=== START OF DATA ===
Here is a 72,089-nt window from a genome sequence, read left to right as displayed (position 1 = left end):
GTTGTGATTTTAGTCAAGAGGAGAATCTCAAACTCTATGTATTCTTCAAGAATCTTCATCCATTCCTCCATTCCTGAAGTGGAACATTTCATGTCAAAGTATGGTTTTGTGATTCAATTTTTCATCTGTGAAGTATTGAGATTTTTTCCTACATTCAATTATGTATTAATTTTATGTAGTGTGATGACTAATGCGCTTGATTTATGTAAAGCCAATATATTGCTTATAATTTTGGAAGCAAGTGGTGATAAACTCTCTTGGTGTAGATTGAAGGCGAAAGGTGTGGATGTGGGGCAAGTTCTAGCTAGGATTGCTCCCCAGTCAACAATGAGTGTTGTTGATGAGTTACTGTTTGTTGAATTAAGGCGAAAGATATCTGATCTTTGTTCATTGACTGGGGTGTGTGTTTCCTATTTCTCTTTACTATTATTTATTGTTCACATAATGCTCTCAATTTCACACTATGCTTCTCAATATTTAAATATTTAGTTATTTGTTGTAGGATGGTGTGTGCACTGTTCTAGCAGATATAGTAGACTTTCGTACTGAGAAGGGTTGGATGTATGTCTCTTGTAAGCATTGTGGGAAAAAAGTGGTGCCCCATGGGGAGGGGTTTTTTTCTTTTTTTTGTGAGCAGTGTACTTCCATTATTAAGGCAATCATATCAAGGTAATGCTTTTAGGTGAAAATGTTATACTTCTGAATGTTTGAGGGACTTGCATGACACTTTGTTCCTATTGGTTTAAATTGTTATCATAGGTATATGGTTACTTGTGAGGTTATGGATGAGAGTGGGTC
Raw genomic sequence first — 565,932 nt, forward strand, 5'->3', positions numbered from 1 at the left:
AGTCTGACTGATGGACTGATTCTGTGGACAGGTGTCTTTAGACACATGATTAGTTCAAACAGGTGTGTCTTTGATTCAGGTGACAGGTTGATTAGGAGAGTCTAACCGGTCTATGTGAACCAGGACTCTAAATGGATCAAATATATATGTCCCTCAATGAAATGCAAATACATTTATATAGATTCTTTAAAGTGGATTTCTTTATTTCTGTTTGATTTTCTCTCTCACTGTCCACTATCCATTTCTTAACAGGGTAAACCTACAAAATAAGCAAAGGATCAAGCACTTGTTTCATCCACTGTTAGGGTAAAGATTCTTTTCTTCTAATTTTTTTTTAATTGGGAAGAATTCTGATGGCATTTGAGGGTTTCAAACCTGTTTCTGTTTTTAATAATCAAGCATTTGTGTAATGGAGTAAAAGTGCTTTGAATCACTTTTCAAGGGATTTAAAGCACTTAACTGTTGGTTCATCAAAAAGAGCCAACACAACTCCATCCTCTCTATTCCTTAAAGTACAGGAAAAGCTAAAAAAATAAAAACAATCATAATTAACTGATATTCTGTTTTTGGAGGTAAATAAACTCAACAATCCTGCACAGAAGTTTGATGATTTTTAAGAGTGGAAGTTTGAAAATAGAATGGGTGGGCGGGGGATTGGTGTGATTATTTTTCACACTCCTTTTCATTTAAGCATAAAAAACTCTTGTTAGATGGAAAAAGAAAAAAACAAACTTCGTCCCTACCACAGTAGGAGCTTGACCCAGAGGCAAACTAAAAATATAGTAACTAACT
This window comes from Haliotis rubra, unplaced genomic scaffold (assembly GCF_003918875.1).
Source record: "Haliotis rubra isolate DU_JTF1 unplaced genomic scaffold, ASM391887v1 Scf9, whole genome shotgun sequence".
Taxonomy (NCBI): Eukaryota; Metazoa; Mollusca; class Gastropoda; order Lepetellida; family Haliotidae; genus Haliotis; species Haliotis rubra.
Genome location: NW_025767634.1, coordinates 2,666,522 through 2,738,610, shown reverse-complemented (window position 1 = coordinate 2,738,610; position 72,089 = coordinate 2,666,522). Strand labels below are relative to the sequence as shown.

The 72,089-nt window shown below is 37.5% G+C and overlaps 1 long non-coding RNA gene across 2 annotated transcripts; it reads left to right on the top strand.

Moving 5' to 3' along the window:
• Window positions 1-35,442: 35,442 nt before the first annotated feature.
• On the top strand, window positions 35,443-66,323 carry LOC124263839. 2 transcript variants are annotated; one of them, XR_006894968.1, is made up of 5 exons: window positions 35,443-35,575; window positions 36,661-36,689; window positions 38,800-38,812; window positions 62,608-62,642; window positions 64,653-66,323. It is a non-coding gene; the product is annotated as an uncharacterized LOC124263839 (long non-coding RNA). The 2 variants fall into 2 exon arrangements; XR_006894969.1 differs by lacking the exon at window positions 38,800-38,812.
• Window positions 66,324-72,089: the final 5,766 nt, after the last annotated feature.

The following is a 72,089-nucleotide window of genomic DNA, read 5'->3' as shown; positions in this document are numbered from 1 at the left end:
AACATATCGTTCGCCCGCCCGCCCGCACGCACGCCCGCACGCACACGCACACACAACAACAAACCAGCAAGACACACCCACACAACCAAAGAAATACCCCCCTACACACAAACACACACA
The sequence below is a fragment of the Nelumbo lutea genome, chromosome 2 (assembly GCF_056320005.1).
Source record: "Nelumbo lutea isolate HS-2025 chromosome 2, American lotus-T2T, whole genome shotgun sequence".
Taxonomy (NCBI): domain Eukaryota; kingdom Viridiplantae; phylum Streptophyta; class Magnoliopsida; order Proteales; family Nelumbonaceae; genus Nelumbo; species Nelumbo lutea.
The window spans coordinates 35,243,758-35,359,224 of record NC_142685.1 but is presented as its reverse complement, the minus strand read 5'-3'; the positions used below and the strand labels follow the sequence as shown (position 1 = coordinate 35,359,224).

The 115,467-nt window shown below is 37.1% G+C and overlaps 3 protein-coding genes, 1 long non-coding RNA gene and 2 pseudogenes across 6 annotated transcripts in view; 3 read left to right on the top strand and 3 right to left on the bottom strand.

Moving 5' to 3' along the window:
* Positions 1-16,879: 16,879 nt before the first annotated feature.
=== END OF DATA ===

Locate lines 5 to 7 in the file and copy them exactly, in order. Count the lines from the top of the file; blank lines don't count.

This window comes from Haliotis rubra, unplaced genomic scaffold (assembly GCF_003918875.1).
Source record: "Haliotis rubra isolate DU_JTF1 unplaced genomic scaffold, ASM391887v1 Scf9, whole genome shotgun sequence".
Taxonomy (NCBI): Eukaryota; Metazoa; Mollusca; class Gastropoda; order Lepetellida; family Haliotidae; genus Haliotis; species Haliotis rubra.